And I agree with mathilda that the only piece of dog equipment which will reliably help strangers keep their distance is a muzzle. I love muzzles, for this and other reasons (provided dogs learn to love them too)...the baskerville ultra is pretty excellent for comfort, and is sized so that most dogs can pant comfortably while wearing it.
 

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I certainly wasn't suggesting that your only two options are to "lock your dog up" or "let strangers run up to him" at will.

If gear is what you want, instead of looking for harnesses/leashes/patches/etc., all of which direct human attention at your dog (a big trigger for some, though not all, dogs), maybe look for a t-shirt you can wear. Then the attention stays on you, and you get more control over the resulting interaction. Grisha Stewart was selling some for awhile, and I think the design is still available for sale via her website: Step Back – New t-shirts for dogs and people | Empowered Animals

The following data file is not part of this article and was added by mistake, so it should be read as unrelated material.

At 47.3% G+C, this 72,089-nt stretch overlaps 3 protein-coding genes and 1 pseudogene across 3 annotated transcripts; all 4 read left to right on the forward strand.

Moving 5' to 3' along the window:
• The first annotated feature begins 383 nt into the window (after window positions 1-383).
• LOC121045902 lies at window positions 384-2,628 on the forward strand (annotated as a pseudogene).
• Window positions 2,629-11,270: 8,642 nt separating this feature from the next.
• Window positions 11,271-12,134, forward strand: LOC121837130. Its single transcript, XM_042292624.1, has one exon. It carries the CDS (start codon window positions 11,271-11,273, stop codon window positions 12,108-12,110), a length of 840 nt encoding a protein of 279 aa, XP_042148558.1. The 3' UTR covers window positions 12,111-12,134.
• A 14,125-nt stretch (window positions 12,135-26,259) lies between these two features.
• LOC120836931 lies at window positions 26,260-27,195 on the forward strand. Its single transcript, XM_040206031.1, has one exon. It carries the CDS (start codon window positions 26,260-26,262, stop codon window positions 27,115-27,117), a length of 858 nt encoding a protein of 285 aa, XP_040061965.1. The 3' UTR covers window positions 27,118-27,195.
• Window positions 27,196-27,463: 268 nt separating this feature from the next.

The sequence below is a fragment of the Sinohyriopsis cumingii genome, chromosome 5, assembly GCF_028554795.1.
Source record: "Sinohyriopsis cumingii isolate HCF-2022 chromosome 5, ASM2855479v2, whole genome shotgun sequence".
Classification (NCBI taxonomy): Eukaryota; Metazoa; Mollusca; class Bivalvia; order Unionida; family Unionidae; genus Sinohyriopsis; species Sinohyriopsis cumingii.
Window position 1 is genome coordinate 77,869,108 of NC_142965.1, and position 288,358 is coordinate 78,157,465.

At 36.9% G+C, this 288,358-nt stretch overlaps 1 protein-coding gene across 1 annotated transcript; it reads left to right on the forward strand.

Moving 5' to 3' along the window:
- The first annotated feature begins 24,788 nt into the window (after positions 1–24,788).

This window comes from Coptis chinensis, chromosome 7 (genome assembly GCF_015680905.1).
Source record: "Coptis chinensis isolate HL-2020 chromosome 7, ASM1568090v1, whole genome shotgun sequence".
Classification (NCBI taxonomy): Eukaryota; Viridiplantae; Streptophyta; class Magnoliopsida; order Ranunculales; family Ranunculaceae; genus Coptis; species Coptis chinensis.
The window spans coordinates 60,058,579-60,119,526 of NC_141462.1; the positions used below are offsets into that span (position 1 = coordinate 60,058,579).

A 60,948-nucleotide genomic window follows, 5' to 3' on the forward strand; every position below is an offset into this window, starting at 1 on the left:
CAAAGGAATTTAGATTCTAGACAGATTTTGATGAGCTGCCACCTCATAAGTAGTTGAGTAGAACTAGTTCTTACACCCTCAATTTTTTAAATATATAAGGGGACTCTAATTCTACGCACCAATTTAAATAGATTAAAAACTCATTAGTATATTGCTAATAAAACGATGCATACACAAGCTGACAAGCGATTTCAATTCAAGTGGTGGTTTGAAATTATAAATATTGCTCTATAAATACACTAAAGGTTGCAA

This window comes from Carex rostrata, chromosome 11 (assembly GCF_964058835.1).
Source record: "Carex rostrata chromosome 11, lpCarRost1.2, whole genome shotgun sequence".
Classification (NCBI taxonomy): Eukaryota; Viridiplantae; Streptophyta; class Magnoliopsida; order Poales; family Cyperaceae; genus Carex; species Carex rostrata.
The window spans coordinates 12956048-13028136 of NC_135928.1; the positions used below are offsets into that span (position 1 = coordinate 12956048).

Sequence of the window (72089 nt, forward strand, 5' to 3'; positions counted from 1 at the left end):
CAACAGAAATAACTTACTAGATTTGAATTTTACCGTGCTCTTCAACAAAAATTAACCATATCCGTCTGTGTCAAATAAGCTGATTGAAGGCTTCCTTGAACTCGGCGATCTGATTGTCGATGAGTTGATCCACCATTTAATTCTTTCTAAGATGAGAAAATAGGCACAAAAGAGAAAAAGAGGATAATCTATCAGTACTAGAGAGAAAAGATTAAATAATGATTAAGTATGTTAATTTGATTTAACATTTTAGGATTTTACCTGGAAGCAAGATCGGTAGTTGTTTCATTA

And I agree with mathilda that the only piece of dog equipment which will reliably help strangers keep their distance is a muzzle. I love muzzles, for this and other reasons (provided dogs learn to love them too)...the baskerville ultra is pretty excellent for comfort, and is sized so that most dogs can pant comfortably while wearing it.
Sorry if my response came off rude, a lot of the time I am just grasping at straws to make people understand what they can and can't do to Trucker. He wants to be everyone's friend, he just needs space and time to get there and not everyone ("Joe Q Public") gets that.

I really don't know what I want. Other than to be able to take him out and have people maintain a respectable distance, asking before approaching, etc.

I have thought about a muzzle but then at the same time I feel like I am punishing my genuinely lovely dog for other misbehavior and wasn't getting the crap beat out of him his first 2 years of life punishment enough (I am sure this a human emotion and not a dog one but it still concerns me). Also when he gets nervous he licks his nose and yawns a lot. I wouldn't want to interfere with his non-aggressive fear reactions.